Do I have a treat for you today! A wonderfully informative guest post by Elizabeth M.Christy's a.k.a. The PotomacFalls Mama on what you can do to help that friend or member of your family who is parenting with a chronic illness. And! A giveaway of her excellent new book Why Does Mommy Hurt? Helping Children Cope with the Challenges of Having a Caregiver with Chronic Pain, Fibromyalgia, or Autoimmune Disease. It's a terrific tool to start conversations about chronic pain and chronic illness with young children. She writes a blog for parents with chronic pain and disease: parentswithpain.com. Elizabeth is a autoimmune disease and Fibromyalgia "ninja," and lives in Sterling, VA with her growing family. She also runs the non-profit "Books and Bottles," supporting needy children and infants.
More on how to enter the giveaway at the end of this post. Here's Elizabeth...
I am a 32 year old mother living with severe chronic pain stemming from autoimmune disease. I am unable to clean my house, care for my garden, and I also need a lot of helping caring for my 3 year old son, Jimmy (pictured with me, credit: Becky A. Gardner Photography). As a mom, I want to give him the world- take him to interesting places, go on hikes, pick him up and squeeze him.. but unfortunately, I am routinely unable to do many of even the most basic tasks of parenting. If you have a friend, neighbor or family member in the same situation, there are many simple things that you can do to help them; and earn their deepest gratitude in the process.
1. Offer to take the children on outings.
Children learn by exploring their environment. When a parent has chronic pain or illness, they are likely unable to regularly do “special” activities with their child, or even basics, like simply walking their child to the playground, or pushing them on the swing. Make outings and “special” trips - family friendly farms, museums, markets, fairs, nature walks.. anything that gets the child out of the house and doing something active! Take pictures on your phone during the activity. When you’re done; write a short note about the joyful time the kids had, and share photos. Hearing about their children’s experiences; even if they weren’t able to share them, is something that will be treasured and remembered; for years to come.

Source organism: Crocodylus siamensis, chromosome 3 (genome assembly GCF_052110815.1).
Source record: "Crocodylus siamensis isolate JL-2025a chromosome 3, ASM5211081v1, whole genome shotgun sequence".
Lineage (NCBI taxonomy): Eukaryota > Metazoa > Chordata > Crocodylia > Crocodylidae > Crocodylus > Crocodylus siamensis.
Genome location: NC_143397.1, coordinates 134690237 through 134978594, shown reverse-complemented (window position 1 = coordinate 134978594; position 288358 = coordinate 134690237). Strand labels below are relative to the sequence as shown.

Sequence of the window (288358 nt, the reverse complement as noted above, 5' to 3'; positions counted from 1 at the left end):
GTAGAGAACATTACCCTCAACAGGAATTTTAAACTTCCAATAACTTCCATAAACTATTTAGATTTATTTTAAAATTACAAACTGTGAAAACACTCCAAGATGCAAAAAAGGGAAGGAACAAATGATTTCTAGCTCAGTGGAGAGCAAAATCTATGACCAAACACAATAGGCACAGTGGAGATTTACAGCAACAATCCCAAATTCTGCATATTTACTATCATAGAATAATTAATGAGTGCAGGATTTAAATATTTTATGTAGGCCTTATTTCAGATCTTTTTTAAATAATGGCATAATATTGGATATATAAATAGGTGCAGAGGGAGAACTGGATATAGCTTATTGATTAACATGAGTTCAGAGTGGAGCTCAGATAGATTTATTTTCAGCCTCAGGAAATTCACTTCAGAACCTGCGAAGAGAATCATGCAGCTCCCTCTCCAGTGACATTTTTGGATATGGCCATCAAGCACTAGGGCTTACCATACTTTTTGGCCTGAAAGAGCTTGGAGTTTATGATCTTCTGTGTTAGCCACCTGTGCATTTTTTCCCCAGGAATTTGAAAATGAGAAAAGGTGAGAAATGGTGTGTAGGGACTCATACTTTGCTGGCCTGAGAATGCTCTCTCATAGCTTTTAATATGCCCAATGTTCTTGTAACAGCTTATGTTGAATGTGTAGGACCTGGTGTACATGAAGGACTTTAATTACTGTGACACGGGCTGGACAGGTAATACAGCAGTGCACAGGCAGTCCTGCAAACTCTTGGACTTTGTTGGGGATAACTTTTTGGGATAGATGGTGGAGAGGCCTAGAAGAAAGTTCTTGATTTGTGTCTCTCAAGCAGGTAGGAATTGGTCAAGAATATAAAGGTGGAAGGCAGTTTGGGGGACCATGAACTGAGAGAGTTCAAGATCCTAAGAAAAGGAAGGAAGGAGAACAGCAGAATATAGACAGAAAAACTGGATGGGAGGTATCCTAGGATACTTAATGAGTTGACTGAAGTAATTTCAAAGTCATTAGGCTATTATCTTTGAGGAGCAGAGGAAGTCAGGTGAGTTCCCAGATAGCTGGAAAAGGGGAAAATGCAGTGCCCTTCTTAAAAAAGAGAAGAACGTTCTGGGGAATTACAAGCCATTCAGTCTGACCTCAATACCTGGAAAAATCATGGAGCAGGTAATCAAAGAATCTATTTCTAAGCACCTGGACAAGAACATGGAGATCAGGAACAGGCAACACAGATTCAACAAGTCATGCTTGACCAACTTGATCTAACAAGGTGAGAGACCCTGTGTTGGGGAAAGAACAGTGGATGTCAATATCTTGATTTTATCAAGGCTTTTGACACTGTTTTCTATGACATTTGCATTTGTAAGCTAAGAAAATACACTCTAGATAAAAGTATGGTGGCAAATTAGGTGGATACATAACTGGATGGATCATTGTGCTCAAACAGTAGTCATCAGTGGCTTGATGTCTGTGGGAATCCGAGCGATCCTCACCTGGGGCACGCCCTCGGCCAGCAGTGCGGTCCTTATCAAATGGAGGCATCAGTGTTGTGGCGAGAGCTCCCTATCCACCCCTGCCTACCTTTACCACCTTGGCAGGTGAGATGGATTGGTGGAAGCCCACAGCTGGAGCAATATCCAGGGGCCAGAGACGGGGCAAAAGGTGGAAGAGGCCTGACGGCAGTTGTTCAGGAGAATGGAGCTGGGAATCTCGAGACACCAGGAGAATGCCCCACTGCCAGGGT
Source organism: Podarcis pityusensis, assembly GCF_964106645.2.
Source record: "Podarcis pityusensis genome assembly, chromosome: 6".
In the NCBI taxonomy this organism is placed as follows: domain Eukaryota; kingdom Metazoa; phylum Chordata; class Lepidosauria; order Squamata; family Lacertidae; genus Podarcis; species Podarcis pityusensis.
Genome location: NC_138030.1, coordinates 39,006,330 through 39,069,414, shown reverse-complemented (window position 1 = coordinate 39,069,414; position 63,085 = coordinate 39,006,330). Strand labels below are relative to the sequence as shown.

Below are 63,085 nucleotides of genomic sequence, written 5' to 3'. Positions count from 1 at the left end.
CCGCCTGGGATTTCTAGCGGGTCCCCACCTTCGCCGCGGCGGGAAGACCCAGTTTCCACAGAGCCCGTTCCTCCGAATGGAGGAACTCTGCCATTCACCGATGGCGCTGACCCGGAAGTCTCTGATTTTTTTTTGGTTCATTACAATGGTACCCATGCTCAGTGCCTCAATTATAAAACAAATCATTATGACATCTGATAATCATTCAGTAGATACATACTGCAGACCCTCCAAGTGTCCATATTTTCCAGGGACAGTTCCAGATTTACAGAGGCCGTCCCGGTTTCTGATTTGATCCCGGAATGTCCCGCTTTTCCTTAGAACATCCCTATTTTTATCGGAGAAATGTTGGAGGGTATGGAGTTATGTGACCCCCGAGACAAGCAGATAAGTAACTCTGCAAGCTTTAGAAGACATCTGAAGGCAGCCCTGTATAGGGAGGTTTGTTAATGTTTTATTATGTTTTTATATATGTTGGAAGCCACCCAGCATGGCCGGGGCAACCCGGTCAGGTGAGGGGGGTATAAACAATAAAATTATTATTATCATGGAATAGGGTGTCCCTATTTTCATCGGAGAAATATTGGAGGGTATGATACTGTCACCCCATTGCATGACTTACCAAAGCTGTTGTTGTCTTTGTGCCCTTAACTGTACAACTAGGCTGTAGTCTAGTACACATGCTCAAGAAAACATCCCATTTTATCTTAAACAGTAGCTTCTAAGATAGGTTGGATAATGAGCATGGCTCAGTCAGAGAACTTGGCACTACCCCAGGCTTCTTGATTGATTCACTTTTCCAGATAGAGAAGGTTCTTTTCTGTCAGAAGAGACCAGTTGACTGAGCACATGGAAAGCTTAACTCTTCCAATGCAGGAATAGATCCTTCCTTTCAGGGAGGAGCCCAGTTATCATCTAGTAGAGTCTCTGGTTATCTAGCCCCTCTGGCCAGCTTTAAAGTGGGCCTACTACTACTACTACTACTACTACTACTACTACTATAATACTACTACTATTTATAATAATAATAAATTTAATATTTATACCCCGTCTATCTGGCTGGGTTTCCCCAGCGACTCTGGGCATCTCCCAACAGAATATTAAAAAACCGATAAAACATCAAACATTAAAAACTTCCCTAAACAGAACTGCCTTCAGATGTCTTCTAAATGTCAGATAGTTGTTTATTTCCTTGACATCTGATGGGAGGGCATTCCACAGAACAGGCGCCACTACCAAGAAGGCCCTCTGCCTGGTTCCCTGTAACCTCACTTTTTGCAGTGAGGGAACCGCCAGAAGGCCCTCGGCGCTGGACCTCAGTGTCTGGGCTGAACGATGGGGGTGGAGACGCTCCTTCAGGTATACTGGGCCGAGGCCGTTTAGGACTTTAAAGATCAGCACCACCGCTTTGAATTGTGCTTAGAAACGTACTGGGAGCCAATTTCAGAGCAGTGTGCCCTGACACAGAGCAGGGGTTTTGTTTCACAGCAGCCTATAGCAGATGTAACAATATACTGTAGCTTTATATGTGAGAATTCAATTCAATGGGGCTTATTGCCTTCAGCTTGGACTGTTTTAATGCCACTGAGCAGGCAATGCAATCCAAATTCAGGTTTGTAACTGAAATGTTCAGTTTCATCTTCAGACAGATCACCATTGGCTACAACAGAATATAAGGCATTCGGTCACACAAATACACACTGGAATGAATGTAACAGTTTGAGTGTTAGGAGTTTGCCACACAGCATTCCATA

2. Stop by and help around the house
Picking up toys is probably the most difficult chore for a parent with chronic pain or illness. Even if they have a house cleaning service, children, as you know, can tear a room apart in a matter of minutes! Parents may be embarrassed at the state of their house, so don’t push it. However, if you stop by for a visit, and non-chalantly start unloading the dishwasher, or picking up some toys, chances are the parent won’t argue too forcefully. *Pulling up weeds may also make a parent weep tears of gratitude!
3. Stop by with nutritious meals
No parent would refuse a home cooked meal brought to their doorstep! Cooking can be a huge challenge, and many parents feel guilty at not being able to regularly cook nutritious meals for their family. Click here for some healthy, anti-inflammatory recipes!
4. Offer to pick up groceries
Making a trip to the grocery store can be a massive undertaking for anyone with chronic pain, doubly for those with young children! It often takes days to recover from the energy expenditure. If you’re at the grocery store, call them up and ask if you can pick anything up for them. Another great idea? Ask if they could use help watching the kids while they go to the store themselves. A trip to the store alone is much easier to handle when there are no surprise tantrums, aisle clean-ups, or fights over candy!
5. Educate yourself, listen and support.
Google the condition that the parent has, so you can better understand how to help them. Demonstrate your support: People with chronic pain and illness often are afraid to be seen as “complainers,” or to be judged to be “a burden,” or “lazy.” Make it clear that you believe their pain is real (chronic pain is often invisible; the parent may look completely healthy). Ask them how they’re feeling that day, and if there’s anything special that you can do to help them. Having someone that truly listens is pure gold to someone with chronic pain or illness. Support the children. Encourage them to talk about their parents illness; ask them how they feel, and validate them. The children may have feelings of sadness, or even anger. Read them books like “Why Does Mommy Hurt? Helping Children Cope with the Challenges of having a Parent or Caregiver with Chronic Pain, Fibromyalgia, or Autoimmune Disease.” Opening up communication in the family about a parents condition is another gift that could last a lifetime!
To enter the giveaway and qualify to win a copy of Why Does Mommy Hurt?, leave a comment below. Make sure you include your contact information in the text of the comment like this youremailATdomanDOTetc. If you win and there isn't a way to reach you, I'll have to draw for another winner. Leave your comment by 6 PM ET on Sunday, July 20, 2014. Winner will be announced on Monday, July 21.